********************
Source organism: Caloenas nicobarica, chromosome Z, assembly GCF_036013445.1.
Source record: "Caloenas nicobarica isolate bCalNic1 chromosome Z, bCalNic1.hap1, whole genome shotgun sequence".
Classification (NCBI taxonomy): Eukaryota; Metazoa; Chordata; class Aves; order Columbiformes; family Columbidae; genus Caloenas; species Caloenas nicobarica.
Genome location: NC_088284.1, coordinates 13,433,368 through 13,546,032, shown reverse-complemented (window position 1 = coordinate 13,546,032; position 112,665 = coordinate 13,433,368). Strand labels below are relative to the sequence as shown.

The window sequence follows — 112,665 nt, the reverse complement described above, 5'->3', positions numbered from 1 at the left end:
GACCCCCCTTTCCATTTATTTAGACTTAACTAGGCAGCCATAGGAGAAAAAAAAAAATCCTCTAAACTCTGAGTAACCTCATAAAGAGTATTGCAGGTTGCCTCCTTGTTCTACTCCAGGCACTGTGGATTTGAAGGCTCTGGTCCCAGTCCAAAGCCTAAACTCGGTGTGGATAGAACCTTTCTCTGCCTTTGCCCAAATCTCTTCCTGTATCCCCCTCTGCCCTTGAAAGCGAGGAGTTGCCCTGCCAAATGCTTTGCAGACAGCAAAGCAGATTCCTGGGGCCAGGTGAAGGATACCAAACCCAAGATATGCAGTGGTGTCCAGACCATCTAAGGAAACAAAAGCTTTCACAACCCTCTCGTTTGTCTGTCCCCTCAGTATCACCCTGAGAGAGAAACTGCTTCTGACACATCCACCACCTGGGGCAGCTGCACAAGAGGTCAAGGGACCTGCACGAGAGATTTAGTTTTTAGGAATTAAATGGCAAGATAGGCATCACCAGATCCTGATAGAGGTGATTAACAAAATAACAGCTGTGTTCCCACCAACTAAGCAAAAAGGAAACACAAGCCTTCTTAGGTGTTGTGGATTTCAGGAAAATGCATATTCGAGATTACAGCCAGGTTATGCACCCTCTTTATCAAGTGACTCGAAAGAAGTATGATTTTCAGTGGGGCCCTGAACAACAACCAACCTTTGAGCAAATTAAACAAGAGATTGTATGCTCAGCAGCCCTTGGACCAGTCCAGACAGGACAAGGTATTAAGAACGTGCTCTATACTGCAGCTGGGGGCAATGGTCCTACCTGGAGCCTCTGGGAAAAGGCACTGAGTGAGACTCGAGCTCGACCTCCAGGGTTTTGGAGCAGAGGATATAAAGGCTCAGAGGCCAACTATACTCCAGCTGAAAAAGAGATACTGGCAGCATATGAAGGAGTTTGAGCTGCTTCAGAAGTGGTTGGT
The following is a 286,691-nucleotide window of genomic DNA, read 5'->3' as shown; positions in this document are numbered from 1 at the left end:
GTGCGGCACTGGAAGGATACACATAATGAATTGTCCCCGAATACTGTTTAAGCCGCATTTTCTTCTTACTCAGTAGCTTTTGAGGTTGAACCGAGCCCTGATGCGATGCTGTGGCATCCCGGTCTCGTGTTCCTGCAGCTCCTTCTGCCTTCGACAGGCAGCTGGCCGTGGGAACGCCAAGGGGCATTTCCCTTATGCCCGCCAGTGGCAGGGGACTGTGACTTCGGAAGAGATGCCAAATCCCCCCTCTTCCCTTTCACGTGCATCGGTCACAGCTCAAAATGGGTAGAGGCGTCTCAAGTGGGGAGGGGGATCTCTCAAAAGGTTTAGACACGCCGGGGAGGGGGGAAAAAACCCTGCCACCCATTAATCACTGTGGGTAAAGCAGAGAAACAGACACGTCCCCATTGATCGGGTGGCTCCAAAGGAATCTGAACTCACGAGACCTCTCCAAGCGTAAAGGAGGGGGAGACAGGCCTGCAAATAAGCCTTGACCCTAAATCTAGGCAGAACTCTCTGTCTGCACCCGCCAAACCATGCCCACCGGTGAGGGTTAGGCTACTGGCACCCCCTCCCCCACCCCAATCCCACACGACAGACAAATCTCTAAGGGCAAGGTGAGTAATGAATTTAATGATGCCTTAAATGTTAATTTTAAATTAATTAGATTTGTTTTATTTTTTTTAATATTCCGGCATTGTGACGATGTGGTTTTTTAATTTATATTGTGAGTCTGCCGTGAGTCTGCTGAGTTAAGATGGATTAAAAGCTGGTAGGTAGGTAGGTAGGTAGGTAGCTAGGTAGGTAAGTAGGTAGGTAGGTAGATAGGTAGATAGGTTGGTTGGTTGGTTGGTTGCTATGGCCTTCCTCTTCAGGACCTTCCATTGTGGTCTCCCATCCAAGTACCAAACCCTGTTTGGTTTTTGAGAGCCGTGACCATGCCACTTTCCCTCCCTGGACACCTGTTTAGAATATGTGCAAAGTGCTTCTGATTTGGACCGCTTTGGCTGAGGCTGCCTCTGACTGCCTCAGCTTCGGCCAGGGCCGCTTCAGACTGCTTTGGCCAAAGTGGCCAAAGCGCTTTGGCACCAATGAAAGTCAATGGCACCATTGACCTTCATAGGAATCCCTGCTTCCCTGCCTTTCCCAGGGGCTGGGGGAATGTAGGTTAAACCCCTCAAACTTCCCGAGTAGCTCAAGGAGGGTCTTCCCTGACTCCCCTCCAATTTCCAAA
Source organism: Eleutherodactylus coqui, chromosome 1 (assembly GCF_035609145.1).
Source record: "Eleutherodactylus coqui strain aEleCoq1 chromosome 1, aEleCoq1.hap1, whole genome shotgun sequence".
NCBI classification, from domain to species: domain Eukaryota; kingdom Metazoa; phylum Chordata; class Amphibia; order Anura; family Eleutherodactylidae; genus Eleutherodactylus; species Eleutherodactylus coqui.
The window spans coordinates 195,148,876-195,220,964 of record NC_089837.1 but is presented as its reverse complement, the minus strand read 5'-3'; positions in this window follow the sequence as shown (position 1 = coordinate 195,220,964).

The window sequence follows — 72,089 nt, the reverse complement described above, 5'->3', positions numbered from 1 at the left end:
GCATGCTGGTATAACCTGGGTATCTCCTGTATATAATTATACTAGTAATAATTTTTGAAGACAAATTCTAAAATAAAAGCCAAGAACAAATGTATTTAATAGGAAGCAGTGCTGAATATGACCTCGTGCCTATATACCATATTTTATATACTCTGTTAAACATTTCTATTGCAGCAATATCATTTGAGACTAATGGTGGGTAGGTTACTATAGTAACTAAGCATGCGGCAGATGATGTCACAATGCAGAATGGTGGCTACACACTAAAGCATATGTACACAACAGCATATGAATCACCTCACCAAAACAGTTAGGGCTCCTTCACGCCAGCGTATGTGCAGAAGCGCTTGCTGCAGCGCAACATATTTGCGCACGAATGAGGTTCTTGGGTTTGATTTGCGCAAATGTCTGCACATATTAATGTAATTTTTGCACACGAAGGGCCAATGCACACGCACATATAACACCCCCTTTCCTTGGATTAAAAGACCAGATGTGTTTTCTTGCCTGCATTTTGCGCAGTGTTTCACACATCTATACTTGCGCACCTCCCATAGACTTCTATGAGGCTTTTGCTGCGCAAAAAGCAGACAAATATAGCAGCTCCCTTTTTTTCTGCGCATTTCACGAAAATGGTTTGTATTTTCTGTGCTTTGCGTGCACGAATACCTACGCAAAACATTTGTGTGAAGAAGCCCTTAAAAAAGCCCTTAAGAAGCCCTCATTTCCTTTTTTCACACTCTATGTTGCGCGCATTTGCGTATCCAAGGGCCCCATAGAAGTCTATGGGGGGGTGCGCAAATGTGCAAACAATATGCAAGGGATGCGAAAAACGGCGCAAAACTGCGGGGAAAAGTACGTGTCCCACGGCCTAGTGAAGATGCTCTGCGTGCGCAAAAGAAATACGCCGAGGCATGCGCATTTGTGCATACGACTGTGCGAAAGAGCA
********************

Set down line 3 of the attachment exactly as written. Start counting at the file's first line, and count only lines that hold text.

Classification (NCBI taxonomy): Eukaryota; Metazoa; Chordata; class Aves; order Columbiformes; family Columbidae; genus Caloenas; species Caloenas nicobarica.